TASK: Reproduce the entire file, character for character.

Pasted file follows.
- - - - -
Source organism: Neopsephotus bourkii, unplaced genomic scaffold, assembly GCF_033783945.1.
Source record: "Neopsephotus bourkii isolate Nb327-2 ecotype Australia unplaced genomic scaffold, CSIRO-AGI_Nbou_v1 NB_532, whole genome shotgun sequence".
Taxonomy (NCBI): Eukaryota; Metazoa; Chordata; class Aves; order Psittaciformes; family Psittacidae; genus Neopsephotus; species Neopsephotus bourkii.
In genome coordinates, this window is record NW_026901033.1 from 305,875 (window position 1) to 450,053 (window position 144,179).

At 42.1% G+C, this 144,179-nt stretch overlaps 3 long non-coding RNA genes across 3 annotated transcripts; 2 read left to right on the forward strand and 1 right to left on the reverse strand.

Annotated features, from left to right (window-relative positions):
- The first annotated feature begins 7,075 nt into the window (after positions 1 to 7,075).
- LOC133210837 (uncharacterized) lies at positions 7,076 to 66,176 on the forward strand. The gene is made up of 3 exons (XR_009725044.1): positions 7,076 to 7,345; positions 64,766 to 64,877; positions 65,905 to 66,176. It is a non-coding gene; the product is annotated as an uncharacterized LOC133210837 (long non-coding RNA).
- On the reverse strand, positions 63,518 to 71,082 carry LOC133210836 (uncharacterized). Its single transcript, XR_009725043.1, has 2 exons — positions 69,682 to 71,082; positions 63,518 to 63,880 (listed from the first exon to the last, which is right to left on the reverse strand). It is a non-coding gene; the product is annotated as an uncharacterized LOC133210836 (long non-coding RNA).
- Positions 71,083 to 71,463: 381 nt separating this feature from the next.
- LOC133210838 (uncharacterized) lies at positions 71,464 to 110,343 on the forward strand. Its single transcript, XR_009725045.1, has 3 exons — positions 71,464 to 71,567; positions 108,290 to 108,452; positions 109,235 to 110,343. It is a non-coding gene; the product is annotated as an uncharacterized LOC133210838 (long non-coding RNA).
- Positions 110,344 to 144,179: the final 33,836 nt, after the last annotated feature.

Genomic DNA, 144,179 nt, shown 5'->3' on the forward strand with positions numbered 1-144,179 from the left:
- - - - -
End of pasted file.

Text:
Source organism: Neopsephotus bourkii, unplaced genomic scaffold, assembly GCF_033783945.1.
Source record: "Neopsephotus bourkii isolate Nb327-2 ecotype Australia unplaced genomic scaffold, CSIRO-AGI_Nbou_v1 NB_532, whole genome shotgun sequence".
Taxonomy (NCBI): Eukaryota; Metazoa; Chordata; class Aves; order Psittaciformes; family Psittacidae; genus Neopsephotus; species Neopsephotus bourkii.
In genome coordinates, this window is record NW_026901033.1 from 305,875 (window position 1) to 450,053 (window position 144,179).

At 42.1% G+C, this 144,179-nt stretch overlaps 3 long non-coding RNA genes across 3 annotated transcripts; 2 read left to right on the forward strand and 1 right to left on the reverse strand.

Annotated features, from left to right (window-relative positions):
- The first annotated feature begins 7,075 nt into the window (after positions 1 to 7,075).
- LOC133210837 (uncharacterized) lies at positions 7,076 to 66,176 on the forward strand. The gene is made up of 3 exons (XR_009725044.1): positions 7,076 to 7,345; positions 64,766 to 64,877; positions 65,905 to 66,176. It is a non-coding gene; the product is annotated as an uncharacterized LOC133210837 (long non-coding RNA).
- On the reverse strand, positions 63,518 to 71,082 carry LOC133210836 (uncharacterized). Its single transcript, XR_009725043.1, has 2 exons — positions 69,682 to 71,082; positions 63,518 to 63,880 (listed from the first exon to the last, which is right to left on the reverse strand). It is a non-coding gene; the product is annotated as an uncharacterized LOC133210836 (long non-coding RNA).
- Positions 71,083 to 71,463: 381 nt separating this feature from the next.
- LOC133210838 (uncharacterized) lies at positions 71,464 to 110,343 on the forward strand. Its single transcript, XR_009725045.1, has 3 exons — positions 71,464 to 71,567; positions 108,290 to 108,452; positions 109,235 to 110,343. It is a non-coding gene; the product is annotated as an uncharacterized LOC133210838 (long non-coding RNA).
- Positions 110,344 to 144,179: the final 33,836 nt, after the last annotated feature.

Genomic DNA, 144,179 nt, shown 5'->3' on the forward strand with positions numbered 1-144,179 from the left: